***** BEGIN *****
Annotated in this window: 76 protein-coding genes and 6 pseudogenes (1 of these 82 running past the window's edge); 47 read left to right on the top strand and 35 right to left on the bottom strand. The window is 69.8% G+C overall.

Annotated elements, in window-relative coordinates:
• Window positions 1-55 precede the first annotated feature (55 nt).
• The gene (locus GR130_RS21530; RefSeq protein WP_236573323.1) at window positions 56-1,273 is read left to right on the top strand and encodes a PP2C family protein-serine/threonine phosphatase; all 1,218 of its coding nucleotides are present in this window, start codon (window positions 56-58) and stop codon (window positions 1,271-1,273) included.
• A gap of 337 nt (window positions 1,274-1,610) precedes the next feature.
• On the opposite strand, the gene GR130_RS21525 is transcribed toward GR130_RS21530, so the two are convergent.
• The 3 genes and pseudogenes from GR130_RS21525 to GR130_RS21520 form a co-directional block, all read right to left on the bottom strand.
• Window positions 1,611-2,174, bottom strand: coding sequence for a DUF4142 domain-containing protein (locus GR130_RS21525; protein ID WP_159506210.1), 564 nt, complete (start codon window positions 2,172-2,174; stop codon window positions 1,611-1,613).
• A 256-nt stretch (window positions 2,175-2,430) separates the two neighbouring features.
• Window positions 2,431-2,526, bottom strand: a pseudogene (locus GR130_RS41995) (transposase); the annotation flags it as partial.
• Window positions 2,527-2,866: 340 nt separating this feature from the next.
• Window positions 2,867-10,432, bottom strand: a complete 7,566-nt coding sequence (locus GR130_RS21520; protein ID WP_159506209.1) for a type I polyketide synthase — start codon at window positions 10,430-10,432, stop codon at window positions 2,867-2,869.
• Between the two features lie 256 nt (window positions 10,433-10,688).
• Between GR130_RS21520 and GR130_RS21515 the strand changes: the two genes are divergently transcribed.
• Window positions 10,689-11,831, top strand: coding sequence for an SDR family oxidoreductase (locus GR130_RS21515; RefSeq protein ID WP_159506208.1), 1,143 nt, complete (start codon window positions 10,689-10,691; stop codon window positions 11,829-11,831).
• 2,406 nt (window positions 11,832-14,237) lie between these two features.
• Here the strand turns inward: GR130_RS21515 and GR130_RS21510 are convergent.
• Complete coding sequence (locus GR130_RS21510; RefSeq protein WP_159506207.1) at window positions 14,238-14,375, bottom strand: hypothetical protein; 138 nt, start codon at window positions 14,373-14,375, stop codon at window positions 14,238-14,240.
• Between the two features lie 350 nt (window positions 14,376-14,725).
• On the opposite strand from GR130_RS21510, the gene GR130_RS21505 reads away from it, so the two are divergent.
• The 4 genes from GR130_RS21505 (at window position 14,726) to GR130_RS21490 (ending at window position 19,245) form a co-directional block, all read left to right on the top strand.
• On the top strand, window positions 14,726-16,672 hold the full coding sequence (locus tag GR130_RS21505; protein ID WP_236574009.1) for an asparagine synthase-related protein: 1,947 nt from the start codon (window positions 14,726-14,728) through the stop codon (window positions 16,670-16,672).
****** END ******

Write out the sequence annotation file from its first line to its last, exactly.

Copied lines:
Annotated in this window: 76 protein-coding genes and 6 pseudogenes (1 of these 82 running past the window's edge); 47 read left to right on the top strand and 35 right to left on the bottom strand. The window is 69.8% G+C overall.

Annotated elements, in window-relative coordinates:
• Window positions 1-55 precede the first annotated feature (55 nt).
• The gene (locus GR130_RS21530; RefSeq protein WP_236573323.1) at window positions 56-1,273 is read left to right on the top strand and encodes a PP2C family protein-serine/threonine phosphatase; all 1,218 of its coding nucleotides are present in this window, start codon (window positions 56-58) and stop codon (window positions 1,271-1,273) included.
• A gap of 337 nt (window positions 1,274-1,610) precedes the next feature.
• On the opposite strand, the gene GR130_RS21525 is transcribed toward GR130_RS21530, so the two are convergent.
• The 3 genes and pseudogenes from GR130_RS21525 to GR130_RS21520 form a co-directional block, all read right to left on the bottom strand.
• Window positions 1,611-2,174, bottom strand: coding sequence for a DUF4142 domain-containing protein (locus GR130_RS21525; protein ID WP_159506210.1), 564 nt, complete (start codon window positions 2,172-2,174; stop codon window positions 1,611-1,613).
• A 256-nt stretch (window positions 2,175-2,430) separates the two neighbouring features.
• Window positions 2,431-2,526, bottom strand: a pseudogene (locus GR130_RS41995) (transposase); the annotation flags it as partial.
• Window positions 2,527-2,866: 340 nt separating this feature from the next.
• Window positions 2,867-10,432, bottom strand: a complete 7,566-nt coding sequence (locus GR130_RS21520; protein ID WP_159506209.1) for a type I polyketide synthase — start codon at window positions 10,430-10,432, stop codon at window positions 2,867-2,869.
• Between the two features lie 256 nt (window positions 10,433-10,688).
• Between GR130_RS21520 and GR130_RS21515 the strand changes: the two genes are divergently transcribed.
• Window positions 10,689-11,831, top strand: coding sequence for an SDR family oxidoreductase (locus GR130_RS21515; RefSeq protein ID WP_159506208.1), 1,143 nt, complete (start codon window positions 10,689-10,691; stop codon window positions 11,829-11,831).
• 2,406 nt (window positions 11,832-14,237) lie between these two features.
• Here the strand turns inward: GR130_RS21515 and GR130_RS21510 are convergent.
• Complete coding sequence (locus GR130_RS21510; RefSeq protein WP_159506207.1) at window positions 14,238-14,375, bottom strand: hypothetical protein; 138 nt, start codon at window positions 14,373-14,375, stop codon at window positions 14,238-14,240.
• Between the two features lie 350 nt (window positions 14,376-14,725).
• On the opposite strand from GR130_RS21510, the gene GR130_RS21505 reads away from it, so the two are divergent.
• The 4 genes from GR130_RS21505 (at window position 14,726) to GR130_RS21490 (ending at window position 19,245) form a co-directional block, all read left to right on the top strand.
• On the top strand, window positions 14,726-16,672 hold the full coding sequence (locus tag GR130_RS21505; protein ID WP_236574009.1) for an asparagine synthase-related protein: 1,947 nt from the start codon (window positions 14,726-14,728) through the stop codon (window positions 16,670-16,672).